The samples made their way around the table, and the consensus was that the Virginia whiskey was the best. Dave thought the Indian one tasted like feet. Maybe that’s what prompted him to close things out with he affectionately referred to as “old reliable” – Johnny Walker Black, on the rocks. Even among such an expansive selection, sometimes nothing beats a classic.
While Dave closed out his night with Scotch, I figured I’d go back to hops.
But when my Troegs Sunshine Pils arrived, the waitress brought with it a most intriguing message – my beer had been paid for by an anonymous friend of BBH. I scanned the restaurant for a familiar face or a guilty look, but came up empty. With a little sleuthing, I eventually narrowed my list of suspects to one – Liv, of Liv.Love.Blog. She won’t own up to it (and I’m not even sure her name is Liv, which should tell you something about my sleuthing skills). But I was very thankful, and that was a pretty cool way to end the night.
There are plenty of bars with impressive selections of both beer and whiskey. Five Horses comes to mind. Often, though, the emphasis is on the beer, and the whiskey seems to be there for a small subset of discerning customers. Hops N Scotch does a good job of putting both on an equal footing. The result is a casual atmosphere for drinkers with sophisticated taste – or for those who are looking to broaden their palate. The well-chosen beer and whiskey flights give novices a chance to become acquainted with different styles while offering microbrew or Scotch lovers the chance to compare.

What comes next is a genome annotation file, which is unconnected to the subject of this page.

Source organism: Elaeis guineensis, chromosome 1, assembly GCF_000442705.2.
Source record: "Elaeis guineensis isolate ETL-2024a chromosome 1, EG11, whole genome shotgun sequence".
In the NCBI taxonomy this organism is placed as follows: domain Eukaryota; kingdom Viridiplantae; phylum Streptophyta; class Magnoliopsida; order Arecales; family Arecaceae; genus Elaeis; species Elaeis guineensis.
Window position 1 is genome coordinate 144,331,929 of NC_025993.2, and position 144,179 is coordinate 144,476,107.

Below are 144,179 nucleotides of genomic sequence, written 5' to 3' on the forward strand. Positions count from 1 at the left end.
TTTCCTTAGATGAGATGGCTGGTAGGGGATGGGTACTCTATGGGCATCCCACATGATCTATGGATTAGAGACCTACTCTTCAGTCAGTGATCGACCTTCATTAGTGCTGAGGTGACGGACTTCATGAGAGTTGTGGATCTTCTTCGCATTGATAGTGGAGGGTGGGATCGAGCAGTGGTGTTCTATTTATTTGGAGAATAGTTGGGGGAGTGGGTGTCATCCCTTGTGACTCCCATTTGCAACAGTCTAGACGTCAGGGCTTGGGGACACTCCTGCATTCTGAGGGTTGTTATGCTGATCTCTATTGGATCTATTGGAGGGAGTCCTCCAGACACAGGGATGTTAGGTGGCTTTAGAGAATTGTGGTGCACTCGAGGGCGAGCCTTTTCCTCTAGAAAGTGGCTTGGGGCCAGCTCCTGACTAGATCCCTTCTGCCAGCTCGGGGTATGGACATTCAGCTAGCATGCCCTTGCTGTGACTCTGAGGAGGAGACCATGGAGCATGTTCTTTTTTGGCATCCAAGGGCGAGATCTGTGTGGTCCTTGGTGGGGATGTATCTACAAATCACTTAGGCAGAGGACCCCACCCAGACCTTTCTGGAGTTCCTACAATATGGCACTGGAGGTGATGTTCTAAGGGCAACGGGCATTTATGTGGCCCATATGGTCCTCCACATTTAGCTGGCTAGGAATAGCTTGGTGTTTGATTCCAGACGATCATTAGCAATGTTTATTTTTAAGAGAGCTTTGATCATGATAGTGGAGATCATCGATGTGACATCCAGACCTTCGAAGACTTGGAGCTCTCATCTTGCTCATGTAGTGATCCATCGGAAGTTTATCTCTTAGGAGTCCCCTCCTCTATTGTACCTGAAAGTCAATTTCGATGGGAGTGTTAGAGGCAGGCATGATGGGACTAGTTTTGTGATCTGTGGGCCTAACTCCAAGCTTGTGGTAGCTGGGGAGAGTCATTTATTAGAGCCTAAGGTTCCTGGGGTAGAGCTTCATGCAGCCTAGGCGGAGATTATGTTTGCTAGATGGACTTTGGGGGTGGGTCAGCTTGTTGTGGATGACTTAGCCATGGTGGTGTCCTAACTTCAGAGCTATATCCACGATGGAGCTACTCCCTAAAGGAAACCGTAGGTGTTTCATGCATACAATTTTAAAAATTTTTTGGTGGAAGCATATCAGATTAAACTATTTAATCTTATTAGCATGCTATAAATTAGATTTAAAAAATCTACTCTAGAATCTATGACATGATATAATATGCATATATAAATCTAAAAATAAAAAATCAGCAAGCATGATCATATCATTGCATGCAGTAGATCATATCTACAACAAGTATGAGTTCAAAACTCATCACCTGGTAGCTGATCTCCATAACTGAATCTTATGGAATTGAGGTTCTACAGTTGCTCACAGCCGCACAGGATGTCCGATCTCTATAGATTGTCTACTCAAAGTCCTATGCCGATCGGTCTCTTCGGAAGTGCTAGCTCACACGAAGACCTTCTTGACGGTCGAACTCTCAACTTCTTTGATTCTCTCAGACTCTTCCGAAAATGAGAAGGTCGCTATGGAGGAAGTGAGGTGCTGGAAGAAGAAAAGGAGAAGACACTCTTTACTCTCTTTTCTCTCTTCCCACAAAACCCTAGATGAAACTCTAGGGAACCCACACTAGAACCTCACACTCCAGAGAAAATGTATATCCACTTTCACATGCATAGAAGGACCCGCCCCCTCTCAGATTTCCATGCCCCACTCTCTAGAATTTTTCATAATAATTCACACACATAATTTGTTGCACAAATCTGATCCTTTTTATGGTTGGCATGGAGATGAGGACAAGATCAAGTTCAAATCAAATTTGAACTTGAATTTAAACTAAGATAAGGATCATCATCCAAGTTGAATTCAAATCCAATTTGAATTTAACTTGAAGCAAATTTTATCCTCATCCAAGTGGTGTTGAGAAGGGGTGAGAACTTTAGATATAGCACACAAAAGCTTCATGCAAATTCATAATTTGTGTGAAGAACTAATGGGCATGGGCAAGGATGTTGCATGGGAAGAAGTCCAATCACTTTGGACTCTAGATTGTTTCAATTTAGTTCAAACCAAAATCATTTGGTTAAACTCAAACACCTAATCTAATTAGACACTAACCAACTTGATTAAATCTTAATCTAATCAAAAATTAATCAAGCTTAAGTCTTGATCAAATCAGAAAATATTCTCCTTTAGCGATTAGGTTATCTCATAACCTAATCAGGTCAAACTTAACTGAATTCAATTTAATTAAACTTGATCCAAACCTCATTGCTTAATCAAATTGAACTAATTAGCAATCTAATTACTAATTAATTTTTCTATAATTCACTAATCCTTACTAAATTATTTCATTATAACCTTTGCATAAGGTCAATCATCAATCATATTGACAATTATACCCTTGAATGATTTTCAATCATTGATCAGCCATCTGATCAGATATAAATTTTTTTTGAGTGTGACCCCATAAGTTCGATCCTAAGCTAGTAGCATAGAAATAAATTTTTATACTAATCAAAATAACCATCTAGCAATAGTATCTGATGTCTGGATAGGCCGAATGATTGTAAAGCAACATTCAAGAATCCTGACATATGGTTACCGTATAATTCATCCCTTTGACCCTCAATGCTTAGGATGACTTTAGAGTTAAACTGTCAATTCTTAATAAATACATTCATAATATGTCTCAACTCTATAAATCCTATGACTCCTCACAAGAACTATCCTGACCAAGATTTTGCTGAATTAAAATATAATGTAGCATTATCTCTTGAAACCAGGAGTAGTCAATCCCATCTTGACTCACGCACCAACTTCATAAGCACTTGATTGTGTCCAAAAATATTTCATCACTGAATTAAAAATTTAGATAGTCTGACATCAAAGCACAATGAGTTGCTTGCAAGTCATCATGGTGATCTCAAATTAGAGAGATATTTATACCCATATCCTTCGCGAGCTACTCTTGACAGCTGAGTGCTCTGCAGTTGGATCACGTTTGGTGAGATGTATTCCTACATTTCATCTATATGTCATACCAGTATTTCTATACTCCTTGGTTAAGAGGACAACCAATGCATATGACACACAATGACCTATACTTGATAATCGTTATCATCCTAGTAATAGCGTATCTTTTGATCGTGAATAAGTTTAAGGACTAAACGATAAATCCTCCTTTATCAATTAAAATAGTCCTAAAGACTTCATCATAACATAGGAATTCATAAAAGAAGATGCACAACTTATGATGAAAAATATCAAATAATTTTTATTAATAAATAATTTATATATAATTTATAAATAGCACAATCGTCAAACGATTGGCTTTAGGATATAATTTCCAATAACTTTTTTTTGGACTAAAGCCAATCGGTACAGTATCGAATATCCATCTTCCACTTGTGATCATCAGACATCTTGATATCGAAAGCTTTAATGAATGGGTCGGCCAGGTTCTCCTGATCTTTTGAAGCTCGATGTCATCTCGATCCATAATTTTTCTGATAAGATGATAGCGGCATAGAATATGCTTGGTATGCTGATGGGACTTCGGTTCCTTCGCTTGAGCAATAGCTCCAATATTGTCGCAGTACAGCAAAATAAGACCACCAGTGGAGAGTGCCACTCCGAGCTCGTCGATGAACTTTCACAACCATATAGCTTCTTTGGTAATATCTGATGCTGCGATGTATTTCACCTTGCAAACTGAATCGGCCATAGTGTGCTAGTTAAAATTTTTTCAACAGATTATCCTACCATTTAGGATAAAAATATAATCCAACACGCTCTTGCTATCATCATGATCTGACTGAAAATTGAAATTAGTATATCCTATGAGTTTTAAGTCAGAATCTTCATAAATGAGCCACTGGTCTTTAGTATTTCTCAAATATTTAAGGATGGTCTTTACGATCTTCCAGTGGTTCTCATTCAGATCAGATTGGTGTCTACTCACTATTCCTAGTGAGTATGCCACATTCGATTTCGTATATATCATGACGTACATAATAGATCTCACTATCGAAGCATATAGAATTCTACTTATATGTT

Prices are pretty standard. Our cocktails were all $10, most beers were around $6. The “Snacks” and “Small Plates,” which I thought offered the most variety of the menu, ranged from $6 for our beer bread to $14 for the crab cake sliders. The sandwiches were $12 to $13.
Whether you’re there for beer, whiskey, or both, it’s always a pleasure when the person pouring your drink is friendly and able to tell you something about what you’re drinking. Whether the subject was the proper composition of a Mai Tai or the finer points of ice making, Adrienne was chatty and offered good suggestions all evening. Similarly, I stopped in on a Sunday afternoon to get a few more pictures, and the bartender, Matt, was quick to tell me about a few beers they’d just tapped. At his recommendation, I ordered a Jack’s Abby Smoked Maple Lager, made with maple syrup from Vermont. Good stuff, and not nearly as sweet as you’d expect, given that it’s made with real maple syrup.
That’s two visits and two solid experiences at the bar. And that’s pretty important – because you can have all the beers and whiskies in the world, but it’s the people behind the bar who tend to make it a good or bad place to drink at.
Address: 1306 Beacon Street, Brookline